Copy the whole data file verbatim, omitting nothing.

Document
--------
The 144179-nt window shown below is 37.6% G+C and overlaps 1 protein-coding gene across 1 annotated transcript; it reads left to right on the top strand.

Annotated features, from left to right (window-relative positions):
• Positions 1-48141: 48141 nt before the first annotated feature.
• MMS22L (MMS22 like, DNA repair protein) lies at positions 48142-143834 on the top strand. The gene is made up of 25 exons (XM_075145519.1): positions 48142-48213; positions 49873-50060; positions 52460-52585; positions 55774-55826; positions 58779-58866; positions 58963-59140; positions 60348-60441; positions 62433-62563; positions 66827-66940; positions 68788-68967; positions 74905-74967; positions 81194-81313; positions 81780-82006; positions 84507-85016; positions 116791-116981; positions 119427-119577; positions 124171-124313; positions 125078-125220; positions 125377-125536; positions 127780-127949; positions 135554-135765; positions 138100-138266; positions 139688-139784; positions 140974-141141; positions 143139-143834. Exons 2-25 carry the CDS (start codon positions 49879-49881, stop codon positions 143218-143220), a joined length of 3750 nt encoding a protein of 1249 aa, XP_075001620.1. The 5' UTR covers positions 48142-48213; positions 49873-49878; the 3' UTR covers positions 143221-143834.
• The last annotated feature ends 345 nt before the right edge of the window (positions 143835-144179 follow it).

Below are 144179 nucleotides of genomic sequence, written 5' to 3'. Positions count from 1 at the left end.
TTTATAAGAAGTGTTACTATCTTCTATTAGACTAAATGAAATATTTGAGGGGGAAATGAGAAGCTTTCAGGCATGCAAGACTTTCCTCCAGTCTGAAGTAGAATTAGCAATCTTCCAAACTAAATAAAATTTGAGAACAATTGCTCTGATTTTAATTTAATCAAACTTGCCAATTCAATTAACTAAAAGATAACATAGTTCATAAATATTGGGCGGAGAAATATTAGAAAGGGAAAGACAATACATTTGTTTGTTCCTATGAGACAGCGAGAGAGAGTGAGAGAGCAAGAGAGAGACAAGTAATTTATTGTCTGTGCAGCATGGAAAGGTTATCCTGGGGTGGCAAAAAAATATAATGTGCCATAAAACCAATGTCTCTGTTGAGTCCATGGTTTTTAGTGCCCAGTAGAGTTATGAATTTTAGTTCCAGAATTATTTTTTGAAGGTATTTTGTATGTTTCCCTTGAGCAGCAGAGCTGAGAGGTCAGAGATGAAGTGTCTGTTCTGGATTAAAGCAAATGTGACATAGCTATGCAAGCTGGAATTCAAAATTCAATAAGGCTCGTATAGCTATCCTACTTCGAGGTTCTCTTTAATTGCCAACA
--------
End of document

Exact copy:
The 144179-nt window shown below is 37.6% G+C and overlaps 1 protein-coding gene across 1 annotated transcript; it reads left to right on the top strand.

Annotated features, from left to right (window-relative positions):
• Positions 1-48141: 48141 nt before the first annotated feature.
• MMS22L (MMS22 like, DNA repair protein) lies at positions 48142-143834 on the top strand. The gene is made up of 25 exons (XM_075145519.1): positions 48142-48213; positions 49873-50060; positions 52460-52585; positions 55774-55826; positions 58779-58866; positions 58963-59140; positions 60348-60441; positions 62433-62563; positions 66827-66940; positions 68788-68967; positions 74905-74967; positions 81194-81313; positions 81780-82006; positions 84507-85016; positions 116791-116981; positions 119427-119577; positions 124171-124313; positions 125078-125220; positions 125377-125536; positions 127780-127949; positions 135554-135765; positions 138100-138266; positions 139688-139784; positions 140974-141141; positions 143139-143834. Exons 2-25 carry the CDS (start codon positions 49879-49881, stop codon positions 143218-143220), a joined length of 3750 nt encoding a protein of 1249 aa, XP_075001620.1. The 5' UTR covers positions 48142-48213; positions 49873-49878; the 3' UTR covers positions 143221-143834.
• The last annotated feature ends 345 nt before the right edge of the window (positions 143835-144179 follow it).

Below are 144179 nucleotides of genomic sequence, written 5' to 3'. Positions count from 1 at the left end.
TTTATAAGAAGTGTTACTATCTTCTATTAGACTAAATGAAATATTTGAGGGGGAAATGAGAAGCTTTCAGGCATGCAAGACTTTCCTCCAGTCTGAAGTAGAATTAGCAATCTTCCAAACTAAATAAAATTTGAGAACAATTGCTCTGATTTTAATTTAATCAAACTTGCCAATTCAATTAACTAAAAGATAACATAGTTCATAAATATTGGGCGGAGAAATATTAGAAAGGGAAAGACAATACATTTGTTTGTTCCTATGAGACAGCGAGAGAGAGTGAGAGAGCAAGAGAGAGACAAGTAATTTATTGTCTGTGCAGCATGGAAAGGTTATCCTGGGGTGGCAAAAAAATATAATGTGCCATAAAACCAATGTCTCTGTTGAGTCCATGGTTTTTAGTGCCCAGTAGAGTTATGAATTTTAGTTCCAGAATTATTTTTTGAAGGTATTTTGTATGTTTCCCTTGAGCAGCAGAGCTGAGAGGTCAGAGATGAAGTGTCTGTTCTGGATTAAAGCAAATGTGACATAGCTATGCAAGCTGGAATTCAAAATTCAATAAGGCTCGTATAGCTATCCTACTTCGAGGTTCTCTTTAATTGCCAACA